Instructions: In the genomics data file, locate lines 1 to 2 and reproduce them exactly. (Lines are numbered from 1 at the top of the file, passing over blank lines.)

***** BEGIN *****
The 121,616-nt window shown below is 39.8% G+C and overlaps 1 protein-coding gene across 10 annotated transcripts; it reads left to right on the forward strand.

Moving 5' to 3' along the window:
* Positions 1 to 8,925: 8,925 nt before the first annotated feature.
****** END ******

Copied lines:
The 121,616-nt window shown below is 39.8% G+C and overlaps 1 protein-coding gene across 10 annotated transcripts; it reads left to right on the forward strand.

Moving 5' to 3' along the window: